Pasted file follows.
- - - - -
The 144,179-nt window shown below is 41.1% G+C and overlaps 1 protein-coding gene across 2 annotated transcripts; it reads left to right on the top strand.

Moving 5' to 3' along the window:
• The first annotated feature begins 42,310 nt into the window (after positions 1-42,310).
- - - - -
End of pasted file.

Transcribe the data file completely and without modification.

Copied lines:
The 144,179-nt window shown below is 41.1% G+C and overlaps 1 protein-coding gene across 2 annotated transcripts; it reads left to right on the top strand.

Moving 5' to 3' along the window:
• The first annotated feature begins 42,310 nt into the window (after positions 1-42,310).